States that speed up various clearances are set to grab a larger slice of two of the most ambitious infrastructure programmes — Bharatmala Pariyojana and Sagarmala, involving investments of Rs 5.35 lakh crore and Rs 8 lakh crore, respectively — as the Centre has decided to initiate a “challenge method” to foster competition among states for expeditious implementation of such projects, a senior finance ministry official told FE. Under the recently-mooted “challenge method”, the Centre is considering setting aside 20-30% of budgetary resources meant for infrastructure projects to incentivise those states that score high in offering clearances, including land, and executing the plans well. As the overall budget remains the same, the exclusive pool for performers would reduce funds available to laggard states and discourage sloth. “To start with, the challenge method will be initiated in Bharatmala and Sagarmala, as the government is serious about fast implementation of these projects, which have the potential to push up economic growth dramatically and create massive jobs. This method will be adopted in other key central infrastructure projects as well,” said the official.
FE reported in October that Cabinet secretary Pradeep Kumar Sinha had written to states to take up the “challenge method”. Projects in sectors such as railways, roads, power, new and renewable energy and rural and urban development are covered under it. In October, the government announced Rs 5.35 lakh-crore investment under the Bharatmala Pariyojana project to construct 34,800 km of roads over five years, which will create 14.2 crore jobs. Under the Sagarmala programme, 415 projects, at an estimated investment of around Rs 8 lakh crore, have been identified for port modernisation and new port development, port connectivity enhancement, port-linked industrialisation and coastal community development between 2015 and 2035. Faster implementation of critical infrastructure projects will not just boost economic growth, which rose 60 basis points sequentially in Q2FY18 but still remained below par at 6.3%, but also prevent massive cost overruns, saving the exchequer a huge amount of money. According to official data, 322 of 1,231 ongoing central-sector infrastructure projects worth Rs 150 crore or more each have witnessed cost overrun of Rs 1.71 lakh crore due to delays and other reasons as of March 2017. The overruns represent 11% of the original costs.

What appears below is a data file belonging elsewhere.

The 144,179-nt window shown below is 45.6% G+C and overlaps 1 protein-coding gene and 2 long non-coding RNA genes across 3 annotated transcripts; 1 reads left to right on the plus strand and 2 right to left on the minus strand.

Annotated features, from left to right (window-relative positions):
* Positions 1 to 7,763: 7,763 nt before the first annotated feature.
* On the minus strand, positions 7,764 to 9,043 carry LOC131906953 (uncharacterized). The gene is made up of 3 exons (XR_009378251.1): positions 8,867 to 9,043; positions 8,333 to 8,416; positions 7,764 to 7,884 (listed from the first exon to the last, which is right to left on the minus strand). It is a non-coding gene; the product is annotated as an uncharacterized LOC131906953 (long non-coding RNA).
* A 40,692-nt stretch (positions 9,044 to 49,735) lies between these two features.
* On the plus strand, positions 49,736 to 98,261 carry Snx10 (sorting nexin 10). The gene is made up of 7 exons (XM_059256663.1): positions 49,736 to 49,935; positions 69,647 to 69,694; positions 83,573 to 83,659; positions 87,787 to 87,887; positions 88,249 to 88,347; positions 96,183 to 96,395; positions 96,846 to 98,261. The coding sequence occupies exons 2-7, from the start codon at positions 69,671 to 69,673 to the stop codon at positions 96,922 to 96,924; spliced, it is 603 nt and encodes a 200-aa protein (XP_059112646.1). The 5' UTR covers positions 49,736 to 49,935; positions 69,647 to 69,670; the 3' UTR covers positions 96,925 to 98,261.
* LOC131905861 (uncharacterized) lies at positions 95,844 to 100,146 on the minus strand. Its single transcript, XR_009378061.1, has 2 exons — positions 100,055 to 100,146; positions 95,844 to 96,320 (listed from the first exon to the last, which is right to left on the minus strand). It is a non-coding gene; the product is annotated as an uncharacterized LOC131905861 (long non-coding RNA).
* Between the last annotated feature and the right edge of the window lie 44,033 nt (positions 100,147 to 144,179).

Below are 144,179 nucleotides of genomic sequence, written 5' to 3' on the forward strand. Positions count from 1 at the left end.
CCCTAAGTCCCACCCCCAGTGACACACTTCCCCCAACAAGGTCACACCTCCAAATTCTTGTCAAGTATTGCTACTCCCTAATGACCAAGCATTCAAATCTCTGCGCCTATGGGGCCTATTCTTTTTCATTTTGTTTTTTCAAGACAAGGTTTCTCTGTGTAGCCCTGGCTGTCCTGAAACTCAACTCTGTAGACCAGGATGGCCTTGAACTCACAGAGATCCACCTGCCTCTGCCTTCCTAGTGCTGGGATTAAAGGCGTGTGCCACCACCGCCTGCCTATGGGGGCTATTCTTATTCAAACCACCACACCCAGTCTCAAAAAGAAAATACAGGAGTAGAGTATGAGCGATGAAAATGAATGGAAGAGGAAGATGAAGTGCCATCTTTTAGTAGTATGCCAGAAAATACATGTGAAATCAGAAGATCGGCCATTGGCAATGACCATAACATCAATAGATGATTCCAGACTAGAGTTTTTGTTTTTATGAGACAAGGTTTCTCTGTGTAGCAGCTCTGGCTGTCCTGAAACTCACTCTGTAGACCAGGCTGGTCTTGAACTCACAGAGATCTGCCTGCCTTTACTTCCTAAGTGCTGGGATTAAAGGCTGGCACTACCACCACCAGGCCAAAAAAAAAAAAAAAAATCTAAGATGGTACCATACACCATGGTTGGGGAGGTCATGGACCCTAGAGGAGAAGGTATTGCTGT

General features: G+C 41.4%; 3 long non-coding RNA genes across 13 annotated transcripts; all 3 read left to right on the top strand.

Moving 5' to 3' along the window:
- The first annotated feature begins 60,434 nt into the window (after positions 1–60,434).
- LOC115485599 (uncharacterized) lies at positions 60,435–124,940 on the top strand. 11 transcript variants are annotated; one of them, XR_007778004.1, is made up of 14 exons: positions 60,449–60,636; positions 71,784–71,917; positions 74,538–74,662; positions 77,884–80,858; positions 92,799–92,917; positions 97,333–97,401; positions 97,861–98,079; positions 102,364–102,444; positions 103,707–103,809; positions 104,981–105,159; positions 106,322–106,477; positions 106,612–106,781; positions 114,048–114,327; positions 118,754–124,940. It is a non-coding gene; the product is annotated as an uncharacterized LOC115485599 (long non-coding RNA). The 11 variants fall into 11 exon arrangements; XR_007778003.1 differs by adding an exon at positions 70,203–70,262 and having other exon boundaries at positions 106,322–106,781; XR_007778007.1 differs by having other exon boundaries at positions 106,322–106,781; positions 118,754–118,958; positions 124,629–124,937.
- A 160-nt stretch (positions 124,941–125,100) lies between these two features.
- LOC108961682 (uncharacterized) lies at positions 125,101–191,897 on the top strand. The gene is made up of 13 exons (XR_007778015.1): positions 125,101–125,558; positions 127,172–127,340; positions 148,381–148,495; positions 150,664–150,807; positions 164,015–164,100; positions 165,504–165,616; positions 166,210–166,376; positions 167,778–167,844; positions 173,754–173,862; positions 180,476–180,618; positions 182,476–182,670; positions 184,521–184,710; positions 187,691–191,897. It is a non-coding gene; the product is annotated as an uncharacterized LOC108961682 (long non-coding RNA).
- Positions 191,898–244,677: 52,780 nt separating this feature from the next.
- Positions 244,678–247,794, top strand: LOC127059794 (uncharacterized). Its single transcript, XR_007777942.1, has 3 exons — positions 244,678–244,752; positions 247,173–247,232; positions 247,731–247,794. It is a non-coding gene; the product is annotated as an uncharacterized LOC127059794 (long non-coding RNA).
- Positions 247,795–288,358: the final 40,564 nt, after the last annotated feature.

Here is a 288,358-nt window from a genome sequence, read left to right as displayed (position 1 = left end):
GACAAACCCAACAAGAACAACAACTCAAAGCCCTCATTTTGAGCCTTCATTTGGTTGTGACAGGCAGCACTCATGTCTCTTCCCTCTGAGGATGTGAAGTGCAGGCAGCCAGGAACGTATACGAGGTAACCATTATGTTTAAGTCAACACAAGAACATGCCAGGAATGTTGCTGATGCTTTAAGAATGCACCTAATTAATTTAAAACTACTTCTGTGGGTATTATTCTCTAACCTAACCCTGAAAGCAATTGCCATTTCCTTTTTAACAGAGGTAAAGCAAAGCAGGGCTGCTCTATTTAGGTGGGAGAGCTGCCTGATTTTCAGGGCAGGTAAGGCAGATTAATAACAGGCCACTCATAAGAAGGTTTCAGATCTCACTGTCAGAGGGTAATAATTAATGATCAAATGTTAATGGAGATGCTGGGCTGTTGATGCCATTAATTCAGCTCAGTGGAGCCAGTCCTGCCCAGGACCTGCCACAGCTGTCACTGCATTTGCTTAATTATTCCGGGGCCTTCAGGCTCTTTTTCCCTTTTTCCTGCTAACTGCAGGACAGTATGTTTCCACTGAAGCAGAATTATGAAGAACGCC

The Centre’s move comes at a time when the finance ministry’s medium-term expenditure framework has projected capital spending to rise to Rs 3.90 lakh crore by 2019-20, up 26% from the budgeted Rs 3.09 lakh crore for the current fiscal. Within this, capital expenditure in the transport and power sectors is expected to rise in excess of 30% to Rs 1.62 lakh crore by 2019-20 from the budgeted level for this fiscal. Even grants for the creation of certain capital assets — including those for the Mahatma Gandhi National Rural Employment Guarantee Scheme, rural housing and Pradhan Mantri Gram Sadak Yojana, which are otherwise considered part of revenue expenditure — are also projected to rise over 30% to Rs 2.55 lakh crore by 2019-20. The infrastructure sector needs a massive Rs 43 lakh-crore investment over the next five years, of which 70% will be in power, roads and urban infrastructure projects, finance minister Arun Jaitley had said earlier this year.